It would probably be worth asking them what they think of the context they are presenting and whether they have an advisory board for the project and who will be on it in order to ensure that what could be a constructive process doesn't result in magpie post colonial practices?

Sorry, to clarify about the Advisory Board, I meant beyond the architectural professionals who are listed at the bottom of the email.  I was thinking of academics, activists etc., who would sit on or in addition to this group. What were you thinking?


6. Especially the way they make it seem like a continuum to contemporary travel of ideas on architecture through commissions abroad 

Yes, there is a colonial hangover in their words and intentions. It is a bit puzzling as some of the words they use such as ‘explorer’, ‘trade voyages’ are clearly problematic, especially the way they make it seem like a continuum to contemporary travel of ideas on architecture through commissions abroad. But at the moment, there is little detail attached to this call that it is difficult to see what they have exactly in their mind. My suggestion is two things –

1.       Write to them, since you know them, expressing your concern over a neo-imperialist endorsement of how architecture is produced during both colonial and postcolonial times, and see how they respond.

2.       Wait and see what the call for submissions actually produces especially in terms of how different teams have interpreted it. For all we know, there might be people out there who use this as an opportunity to challenge this imperial persistence. Your idea of critiquing it in your festival in 2012 sounds like a good idea.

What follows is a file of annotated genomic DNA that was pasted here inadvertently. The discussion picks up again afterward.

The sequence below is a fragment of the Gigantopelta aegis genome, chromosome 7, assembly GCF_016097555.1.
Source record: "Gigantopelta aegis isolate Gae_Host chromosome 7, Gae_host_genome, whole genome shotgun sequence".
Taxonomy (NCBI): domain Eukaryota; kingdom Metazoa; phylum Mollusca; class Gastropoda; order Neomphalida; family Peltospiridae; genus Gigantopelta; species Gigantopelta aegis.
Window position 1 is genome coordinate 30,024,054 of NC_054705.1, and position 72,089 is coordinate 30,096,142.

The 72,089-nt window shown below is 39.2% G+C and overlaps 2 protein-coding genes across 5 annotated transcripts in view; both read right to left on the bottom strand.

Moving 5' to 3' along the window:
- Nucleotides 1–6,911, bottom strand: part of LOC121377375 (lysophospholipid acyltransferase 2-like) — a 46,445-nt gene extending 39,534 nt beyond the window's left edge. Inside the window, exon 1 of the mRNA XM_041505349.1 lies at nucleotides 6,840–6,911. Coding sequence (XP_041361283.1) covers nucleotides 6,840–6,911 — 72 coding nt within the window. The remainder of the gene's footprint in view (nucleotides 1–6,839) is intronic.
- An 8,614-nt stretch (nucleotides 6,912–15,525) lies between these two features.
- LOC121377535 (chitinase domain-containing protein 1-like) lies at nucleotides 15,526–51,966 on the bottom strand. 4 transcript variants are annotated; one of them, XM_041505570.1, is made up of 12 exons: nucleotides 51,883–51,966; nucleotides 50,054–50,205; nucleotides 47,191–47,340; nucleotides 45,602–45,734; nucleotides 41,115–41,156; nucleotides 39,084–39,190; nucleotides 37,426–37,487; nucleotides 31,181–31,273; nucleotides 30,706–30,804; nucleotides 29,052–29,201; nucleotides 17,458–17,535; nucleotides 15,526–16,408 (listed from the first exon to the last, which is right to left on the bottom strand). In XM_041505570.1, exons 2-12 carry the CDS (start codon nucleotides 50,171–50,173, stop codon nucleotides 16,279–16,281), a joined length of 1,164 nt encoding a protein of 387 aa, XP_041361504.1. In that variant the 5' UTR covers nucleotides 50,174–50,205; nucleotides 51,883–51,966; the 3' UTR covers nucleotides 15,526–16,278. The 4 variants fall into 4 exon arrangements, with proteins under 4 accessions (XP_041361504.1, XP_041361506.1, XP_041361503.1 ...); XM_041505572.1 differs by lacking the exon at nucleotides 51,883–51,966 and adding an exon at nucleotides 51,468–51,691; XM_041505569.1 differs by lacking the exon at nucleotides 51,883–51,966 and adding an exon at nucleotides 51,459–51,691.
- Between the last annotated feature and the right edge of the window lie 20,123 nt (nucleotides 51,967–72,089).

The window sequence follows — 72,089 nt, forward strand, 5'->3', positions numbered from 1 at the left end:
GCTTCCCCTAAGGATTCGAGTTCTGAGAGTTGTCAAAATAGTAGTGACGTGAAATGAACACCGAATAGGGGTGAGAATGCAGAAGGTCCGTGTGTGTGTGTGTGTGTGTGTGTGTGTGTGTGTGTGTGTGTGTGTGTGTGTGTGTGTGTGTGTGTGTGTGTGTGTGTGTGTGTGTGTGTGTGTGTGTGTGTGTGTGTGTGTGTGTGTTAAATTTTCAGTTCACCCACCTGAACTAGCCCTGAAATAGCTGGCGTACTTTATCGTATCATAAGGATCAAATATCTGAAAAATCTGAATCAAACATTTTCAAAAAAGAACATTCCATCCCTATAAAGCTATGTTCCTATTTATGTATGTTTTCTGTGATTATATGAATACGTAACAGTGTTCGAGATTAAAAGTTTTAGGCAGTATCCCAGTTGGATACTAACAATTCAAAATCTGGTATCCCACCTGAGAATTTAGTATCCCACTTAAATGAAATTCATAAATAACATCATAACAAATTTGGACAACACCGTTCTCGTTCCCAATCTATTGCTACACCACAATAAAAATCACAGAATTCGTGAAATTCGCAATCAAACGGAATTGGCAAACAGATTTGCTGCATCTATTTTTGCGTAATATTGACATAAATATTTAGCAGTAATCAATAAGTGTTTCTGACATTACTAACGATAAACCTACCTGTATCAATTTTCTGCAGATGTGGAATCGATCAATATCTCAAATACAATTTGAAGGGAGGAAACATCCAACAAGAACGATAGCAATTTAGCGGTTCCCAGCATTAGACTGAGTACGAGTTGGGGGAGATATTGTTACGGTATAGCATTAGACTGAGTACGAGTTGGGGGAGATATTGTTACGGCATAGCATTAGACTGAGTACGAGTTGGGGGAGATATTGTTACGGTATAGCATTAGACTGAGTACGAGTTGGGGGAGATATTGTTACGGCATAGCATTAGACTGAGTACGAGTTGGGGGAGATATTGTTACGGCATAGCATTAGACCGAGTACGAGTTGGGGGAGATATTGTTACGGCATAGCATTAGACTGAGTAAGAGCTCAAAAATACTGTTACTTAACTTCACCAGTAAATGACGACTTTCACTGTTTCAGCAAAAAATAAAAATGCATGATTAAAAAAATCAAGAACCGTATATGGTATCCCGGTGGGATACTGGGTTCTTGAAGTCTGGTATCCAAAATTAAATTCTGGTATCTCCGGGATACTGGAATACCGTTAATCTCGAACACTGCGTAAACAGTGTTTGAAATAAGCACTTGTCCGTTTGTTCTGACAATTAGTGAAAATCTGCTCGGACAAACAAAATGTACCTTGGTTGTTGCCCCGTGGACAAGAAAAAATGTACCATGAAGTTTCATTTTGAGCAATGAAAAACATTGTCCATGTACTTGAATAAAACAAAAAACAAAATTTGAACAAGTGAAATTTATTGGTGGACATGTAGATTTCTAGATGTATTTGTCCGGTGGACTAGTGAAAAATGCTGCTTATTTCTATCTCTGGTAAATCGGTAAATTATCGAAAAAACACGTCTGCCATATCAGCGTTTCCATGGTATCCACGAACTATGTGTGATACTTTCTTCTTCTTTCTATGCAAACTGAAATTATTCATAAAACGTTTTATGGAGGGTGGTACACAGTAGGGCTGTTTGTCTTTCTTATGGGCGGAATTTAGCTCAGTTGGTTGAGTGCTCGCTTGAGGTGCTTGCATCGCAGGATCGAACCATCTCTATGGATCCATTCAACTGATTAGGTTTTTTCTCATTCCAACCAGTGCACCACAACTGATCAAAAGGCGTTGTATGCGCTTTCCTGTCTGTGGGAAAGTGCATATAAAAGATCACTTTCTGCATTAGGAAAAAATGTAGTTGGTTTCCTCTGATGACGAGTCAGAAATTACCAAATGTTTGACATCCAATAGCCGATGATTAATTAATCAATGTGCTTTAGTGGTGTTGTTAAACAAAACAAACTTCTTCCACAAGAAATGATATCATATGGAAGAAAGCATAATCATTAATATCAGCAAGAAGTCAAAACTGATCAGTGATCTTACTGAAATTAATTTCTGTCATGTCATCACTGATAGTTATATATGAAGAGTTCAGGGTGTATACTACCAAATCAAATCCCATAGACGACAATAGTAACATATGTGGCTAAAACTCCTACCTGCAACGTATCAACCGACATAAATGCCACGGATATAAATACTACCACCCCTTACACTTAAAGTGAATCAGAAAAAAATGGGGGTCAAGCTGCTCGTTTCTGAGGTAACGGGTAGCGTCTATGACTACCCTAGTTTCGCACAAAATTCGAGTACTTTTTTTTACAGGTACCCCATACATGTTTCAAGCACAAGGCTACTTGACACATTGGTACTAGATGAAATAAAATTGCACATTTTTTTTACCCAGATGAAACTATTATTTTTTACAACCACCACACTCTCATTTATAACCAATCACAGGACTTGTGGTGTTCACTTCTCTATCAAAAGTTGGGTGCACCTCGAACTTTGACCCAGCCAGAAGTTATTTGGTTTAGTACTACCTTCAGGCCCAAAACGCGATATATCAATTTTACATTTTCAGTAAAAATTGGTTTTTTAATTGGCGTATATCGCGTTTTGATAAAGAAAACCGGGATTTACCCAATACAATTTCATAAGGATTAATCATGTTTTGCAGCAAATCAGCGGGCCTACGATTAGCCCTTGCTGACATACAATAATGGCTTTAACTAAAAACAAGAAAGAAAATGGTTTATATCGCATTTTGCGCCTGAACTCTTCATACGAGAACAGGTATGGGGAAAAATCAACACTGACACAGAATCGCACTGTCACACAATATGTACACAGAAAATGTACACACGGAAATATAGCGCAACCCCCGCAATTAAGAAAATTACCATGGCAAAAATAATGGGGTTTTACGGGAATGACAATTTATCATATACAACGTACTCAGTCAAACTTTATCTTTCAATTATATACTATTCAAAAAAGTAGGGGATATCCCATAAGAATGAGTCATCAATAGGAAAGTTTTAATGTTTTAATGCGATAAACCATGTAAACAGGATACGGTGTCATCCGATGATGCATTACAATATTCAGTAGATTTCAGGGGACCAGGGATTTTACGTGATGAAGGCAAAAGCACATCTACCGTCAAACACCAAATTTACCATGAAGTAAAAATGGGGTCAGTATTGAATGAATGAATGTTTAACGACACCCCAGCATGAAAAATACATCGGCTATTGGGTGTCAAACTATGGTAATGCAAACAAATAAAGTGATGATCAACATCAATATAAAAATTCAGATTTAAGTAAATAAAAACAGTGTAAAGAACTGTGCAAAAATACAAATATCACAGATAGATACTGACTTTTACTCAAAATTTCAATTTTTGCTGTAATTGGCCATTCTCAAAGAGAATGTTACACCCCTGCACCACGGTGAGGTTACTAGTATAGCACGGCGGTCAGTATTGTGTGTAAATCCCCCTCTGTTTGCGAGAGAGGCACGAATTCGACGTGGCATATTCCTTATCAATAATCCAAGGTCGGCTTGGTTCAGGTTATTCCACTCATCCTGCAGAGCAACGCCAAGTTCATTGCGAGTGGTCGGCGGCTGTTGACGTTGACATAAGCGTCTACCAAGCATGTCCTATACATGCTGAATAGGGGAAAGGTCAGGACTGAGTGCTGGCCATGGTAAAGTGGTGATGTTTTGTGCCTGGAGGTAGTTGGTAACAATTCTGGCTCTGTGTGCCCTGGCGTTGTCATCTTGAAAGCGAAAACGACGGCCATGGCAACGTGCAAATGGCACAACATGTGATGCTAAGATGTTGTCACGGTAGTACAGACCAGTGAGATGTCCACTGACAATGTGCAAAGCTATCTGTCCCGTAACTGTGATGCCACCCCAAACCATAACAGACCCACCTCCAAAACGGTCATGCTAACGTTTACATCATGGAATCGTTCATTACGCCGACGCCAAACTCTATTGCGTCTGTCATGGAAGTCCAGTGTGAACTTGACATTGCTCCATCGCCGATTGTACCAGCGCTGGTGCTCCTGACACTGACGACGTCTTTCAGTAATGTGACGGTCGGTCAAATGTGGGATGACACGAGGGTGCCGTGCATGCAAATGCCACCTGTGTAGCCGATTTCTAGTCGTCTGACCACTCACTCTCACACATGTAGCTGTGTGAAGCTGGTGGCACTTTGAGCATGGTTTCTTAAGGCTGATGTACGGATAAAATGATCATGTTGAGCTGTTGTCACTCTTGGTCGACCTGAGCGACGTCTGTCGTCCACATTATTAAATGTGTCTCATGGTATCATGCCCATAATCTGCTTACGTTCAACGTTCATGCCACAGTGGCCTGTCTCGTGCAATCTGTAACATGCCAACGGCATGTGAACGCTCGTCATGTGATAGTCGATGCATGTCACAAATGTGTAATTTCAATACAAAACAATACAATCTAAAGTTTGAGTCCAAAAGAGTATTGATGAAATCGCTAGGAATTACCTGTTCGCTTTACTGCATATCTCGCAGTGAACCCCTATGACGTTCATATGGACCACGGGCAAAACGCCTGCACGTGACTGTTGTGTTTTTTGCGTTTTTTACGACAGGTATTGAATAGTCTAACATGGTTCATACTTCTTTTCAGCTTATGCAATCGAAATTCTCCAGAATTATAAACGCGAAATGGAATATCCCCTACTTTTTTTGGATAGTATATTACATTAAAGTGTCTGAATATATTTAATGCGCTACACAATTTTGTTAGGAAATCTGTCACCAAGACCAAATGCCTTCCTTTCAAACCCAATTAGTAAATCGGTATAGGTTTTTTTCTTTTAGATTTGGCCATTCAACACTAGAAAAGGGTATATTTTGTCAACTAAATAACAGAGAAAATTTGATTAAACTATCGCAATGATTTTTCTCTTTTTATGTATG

7. You are right, the British Council call for participation is an incredibly retrograde affair. 


8.  So rather than offering 'British' ideas to benefit the World, they're asking for the World's ideas to benefit Britain.

It does seem like an incredibly anachronistic proposal. It almost reads like a parody.

Nineteenth century in its thinking not only in the ideas of 'explorers' bringing back treasures to the imperial heartland, but also in the thinking that this is a relevant way to propagate ideas in 2012.

And, actually, the whole concept seems to run counter to the idea of the Exposition/Biennale (as 19th century as that is also). So rather than offering 'British' ideas to benefit the World, they're asking for the World's ideas to benefit Britain.

I'm not sure how far a plan would get to 'reform' the proposal. It seems that the British Council has selected its curator and concept, so don't see much hope of fundamental change. Happy to be proved wrong though.

However, there's definitely an opportunity to offer robust critique, both before and after. And it would make a lot of sense to engage with their launch sessions as a part of this.

It's a tricky thing to engage with, since the whole concept of the Biennale runs along 'national' lines. And, although we certainly don't live in a 'post-national' society, I think it's fair to say that a lot of the most interesting and valuable contemporary cultural activities/artefacts in the UK are driven by the ethnic/national/cultural diversity that now exists here, rather than the possibility for the (presumably white, 'indiginous') British 'explorer' to travel to strange new lands and borrow from them.


9. It certainly seems dull, limp.  But maybe this is inevitable in official art.



10. Out of touch period even within the confines of the competition.